Comments following my post of the first case on CosmeticSurgeryDisasters.Com were varied. One comment doubted the hazards of surgery in third world countries. He employed the first debating countermeasure:
“This is only one case. It could happen anywhere.”
OK, I need to elaborate:
This case is not my only experience. In fact, this case is not my case, but that of a woman I met on the internet. She lives in Wisconsin.
I see cosmetic surgery complications in my local region. Most of my direct third world country experience is from Mexico. I also see complications that find their way to me from local surgeons. I see some (fortunately much smaller in scope) from my own practice. And I review cases for the California Medical Board, so I see cases statewide.
Complications happen everywhere. It is the scope of those complications that is the main point. This case from Costa Rica is a catastrophe. It is much larger in scope than any other case of which I have even read. The management of the case from that which the patient tells me was peculiar relative to the standard of care we have in California.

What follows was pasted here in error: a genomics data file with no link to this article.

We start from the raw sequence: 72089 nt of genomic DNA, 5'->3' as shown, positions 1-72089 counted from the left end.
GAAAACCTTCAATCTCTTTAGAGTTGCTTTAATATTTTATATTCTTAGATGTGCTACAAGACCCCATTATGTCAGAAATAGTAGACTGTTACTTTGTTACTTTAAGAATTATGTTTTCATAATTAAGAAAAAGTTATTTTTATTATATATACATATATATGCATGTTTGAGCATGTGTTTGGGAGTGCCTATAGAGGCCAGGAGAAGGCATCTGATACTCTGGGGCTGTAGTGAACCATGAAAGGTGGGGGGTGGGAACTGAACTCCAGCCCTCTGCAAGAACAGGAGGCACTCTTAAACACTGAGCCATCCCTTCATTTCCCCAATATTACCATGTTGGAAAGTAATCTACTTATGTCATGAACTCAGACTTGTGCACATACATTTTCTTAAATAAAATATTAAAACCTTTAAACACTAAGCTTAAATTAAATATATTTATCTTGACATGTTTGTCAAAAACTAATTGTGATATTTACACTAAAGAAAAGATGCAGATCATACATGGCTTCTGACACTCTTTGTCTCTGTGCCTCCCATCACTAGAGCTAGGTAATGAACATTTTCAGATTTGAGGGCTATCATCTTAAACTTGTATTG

Those wanting to make the case that this stuff happens everywhere are generalizing to an enormous extent. Diane’s case is simply not typical of a wound complication seen in the United States. It isn’t even close. It is very likely that the care provided in her case had a great deal to do with this.
You know places without resources, finances and infrastructure. Healthcare is a resource.
Like I have said before, if you want “cheap surgery,” the third world is a good place to look. If you want “safe surgery,” it may not be. It is your risk. You manage it.